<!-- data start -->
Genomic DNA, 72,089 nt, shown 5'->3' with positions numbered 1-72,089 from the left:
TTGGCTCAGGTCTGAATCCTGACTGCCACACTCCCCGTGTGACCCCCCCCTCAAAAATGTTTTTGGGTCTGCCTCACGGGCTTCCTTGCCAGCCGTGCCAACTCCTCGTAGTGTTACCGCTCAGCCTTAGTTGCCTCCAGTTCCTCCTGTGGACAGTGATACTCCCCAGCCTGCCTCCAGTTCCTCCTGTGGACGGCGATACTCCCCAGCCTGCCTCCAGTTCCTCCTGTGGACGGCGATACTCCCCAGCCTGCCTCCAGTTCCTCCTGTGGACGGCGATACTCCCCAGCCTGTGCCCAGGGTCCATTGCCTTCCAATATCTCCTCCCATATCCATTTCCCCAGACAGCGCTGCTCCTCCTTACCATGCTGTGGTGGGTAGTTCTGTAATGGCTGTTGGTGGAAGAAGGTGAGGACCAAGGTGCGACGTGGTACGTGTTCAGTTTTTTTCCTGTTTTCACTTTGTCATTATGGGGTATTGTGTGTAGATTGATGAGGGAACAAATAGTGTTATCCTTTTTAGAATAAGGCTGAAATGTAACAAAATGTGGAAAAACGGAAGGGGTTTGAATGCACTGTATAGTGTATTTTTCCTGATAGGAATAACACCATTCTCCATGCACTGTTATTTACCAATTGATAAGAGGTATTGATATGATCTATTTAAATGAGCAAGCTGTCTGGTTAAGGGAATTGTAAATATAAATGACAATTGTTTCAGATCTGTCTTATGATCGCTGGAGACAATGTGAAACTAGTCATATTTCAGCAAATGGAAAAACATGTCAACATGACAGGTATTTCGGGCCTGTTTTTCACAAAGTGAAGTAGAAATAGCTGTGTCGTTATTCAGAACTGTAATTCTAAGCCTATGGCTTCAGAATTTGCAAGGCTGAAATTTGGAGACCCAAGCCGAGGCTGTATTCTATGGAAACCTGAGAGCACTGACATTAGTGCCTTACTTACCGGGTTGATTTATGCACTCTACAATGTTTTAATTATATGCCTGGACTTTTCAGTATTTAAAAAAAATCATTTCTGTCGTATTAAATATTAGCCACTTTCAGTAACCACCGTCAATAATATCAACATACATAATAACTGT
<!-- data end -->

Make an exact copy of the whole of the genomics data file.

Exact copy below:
Genomic DNA, 72,089 nt, shown 5'->3' with positions numbered 1-72,089 from the left:
TTGGCTCAGGTCTGAATCCTGACTGCCACACTCCCCGTGTGACCCCCCCCTCAAAAATGTTTTTGGGTCTGCCTCACGGGCTTCCTTGCCAGCCGTGCCAACTCCTCGTAGTGTTACCGCTCAGCCTTAGTTGCCTCCAGTTCCTCCTGTGGACAGTGATACTCCCCAGCCTGCCTCCAGTTCCTCCTGTGGACGGCGATACTCCCCAGCCTGCCTCCAGTTCCTCCTGTGGACGGCGATACTCCCCAGCCTGCCTCCAGTTCCTCCTGTGGACGGCGATACTCCCCAGCCTGTGCCCAGGGTCCATTGCCTTCCAATATCTCCTCCCATATCCATTTCCCCAGACAGCGCTGCTCCTCCTTACCATGCTGTGGTGGGTAGTTCTGTAATGGCTGTTGGTGGAAGAAGGTGAGGACCAAGGTGCGACGTGGTACGTGTTCAGTTTTTTTCCTGTTTTCACTTTGTCATTATGGGGTATTGTGTGTAGATTGATGAGGGAACAAATAGTGTTATCCTTTTTAGAATAAGGCTGAAATGTAACAAAATGTGGAAAAACGGAAGGGGTTTGAATGCACTGTATAGTGTATTTTTCCTGATAGGAATAACACCATTCTCCATGCACTGTTATTTACCAATTGATAAGAGGTATTGATATGATCTATTTAAATGAGCAAGCTGTCTGGTTAAGGGAATTGTAAATATAAATGACAATTGTTTCAGATCTGTCTTATGATCGCTGGAGACAATGTGAAACTAGTCATATTTCAGCAAATGGAAAAACATGTCAACATGACAGGTATTTCGGGCCTGTTTTTCACAAAGTGAAGTAGAAATAGCTGTGTCGTTATTCAGAACTGTAATTCTAAGCCTATGGCTTCAGAATTTGCAAGGCTGAAATTTGGAGACCCAAGCCGAGGCTGTATTCTATGGAAACCTGAGAGCACTGACATTAGTGCCTTACTTACCGGGTTGATTTATGCACTCTACAATGTTTTAATTATATGCCTGGACTTTTCAGTATTTAAAAAAAATCATTTCTGTCGTATTAAATATTAGCCACTTTCAGTAACCACCGTCAATAATATCAACATACATAATAACTGT